by Ray Fleming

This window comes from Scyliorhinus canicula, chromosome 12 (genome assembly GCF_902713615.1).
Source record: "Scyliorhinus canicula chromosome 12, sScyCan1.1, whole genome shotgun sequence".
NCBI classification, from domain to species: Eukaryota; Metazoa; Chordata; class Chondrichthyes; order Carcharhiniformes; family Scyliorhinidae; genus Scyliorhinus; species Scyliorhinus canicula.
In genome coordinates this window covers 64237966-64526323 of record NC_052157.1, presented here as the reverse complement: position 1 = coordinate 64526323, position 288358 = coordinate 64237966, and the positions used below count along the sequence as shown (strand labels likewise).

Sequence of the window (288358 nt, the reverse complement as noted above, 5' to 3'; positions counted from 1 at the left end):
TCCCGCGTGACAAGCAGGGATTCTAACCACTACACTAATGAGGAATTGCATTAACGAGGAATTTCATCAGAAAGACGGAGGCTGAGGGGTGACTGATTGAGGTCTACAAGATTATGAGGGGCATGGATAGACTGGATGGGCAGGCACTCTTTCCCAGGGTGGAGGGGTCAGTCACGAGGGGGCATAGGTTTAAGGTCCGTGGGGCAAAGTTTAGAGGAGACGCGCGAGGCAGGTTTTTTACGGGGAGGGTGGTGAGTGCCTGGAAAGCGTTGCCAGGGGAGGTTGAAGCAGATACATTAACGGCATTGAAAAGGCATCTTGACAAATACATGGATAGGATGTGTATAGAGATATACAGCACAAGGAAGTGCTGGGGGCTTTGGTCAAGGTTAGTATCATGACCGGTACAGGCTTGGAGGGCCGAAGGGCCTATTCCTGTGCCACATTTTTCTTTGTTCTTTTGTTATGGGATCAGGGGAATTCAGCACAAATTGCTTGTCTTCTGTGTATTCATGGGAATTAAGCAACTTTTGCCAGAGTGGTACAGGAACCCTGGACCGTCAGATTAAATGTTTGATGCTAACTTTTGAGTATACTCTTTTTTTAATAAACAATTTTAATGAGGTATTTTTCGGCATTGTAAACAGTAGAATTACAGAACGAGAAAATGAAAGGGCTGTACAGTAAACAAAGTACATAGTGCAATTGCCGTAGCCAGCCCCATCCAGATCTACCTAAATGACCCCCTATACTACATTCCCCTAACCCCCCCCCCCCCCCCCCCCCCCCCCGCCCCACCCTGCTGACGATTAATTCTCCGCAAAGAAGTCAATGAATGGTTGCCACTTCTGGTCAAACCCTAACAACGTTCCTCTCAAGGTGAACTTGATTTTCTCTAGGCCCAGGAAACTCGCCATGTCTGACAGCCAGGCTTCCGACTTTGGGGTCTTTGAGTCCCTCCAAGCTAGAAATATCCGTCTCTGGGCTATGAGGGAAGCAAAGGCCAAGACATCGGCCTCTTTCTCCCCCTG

HAS Tony Blair at last got the message that most British people do not think he has been honest about his reasons for going to war in Iraq? In an interview he has recorded for Fox News in the United States he tells Mike Huckabee that in Britain “People find it hard to come to the point where they say: “We disagree, you're a reasonable person, I'm a reasonable person, but we disagree. There's got to be some conspiracy behind it, and people just find it hard to understand that it's possible for people to have different points of view.” Mr Blair has always taken the “why can't we agree to differ” line about the Iraq war but now he seems to accuse the British people of failing to accept his policies because of a liking for conspiracy theories. Can't he understand that for people to agree to differ they have to be sure that they can trust the arguments being made by the other side? In the case of Iraq the public was told by Mr Blair that Saddam Hussein had weapons of mass destruction and could use them but it turned out that this was untrue. So to agree with Mr Blair that he acted in good faith, as he insists he did, is asking a lot of those who always had doubts and expressed them at the time. Conspiracy doesn't come into it but his integrity most certainly does.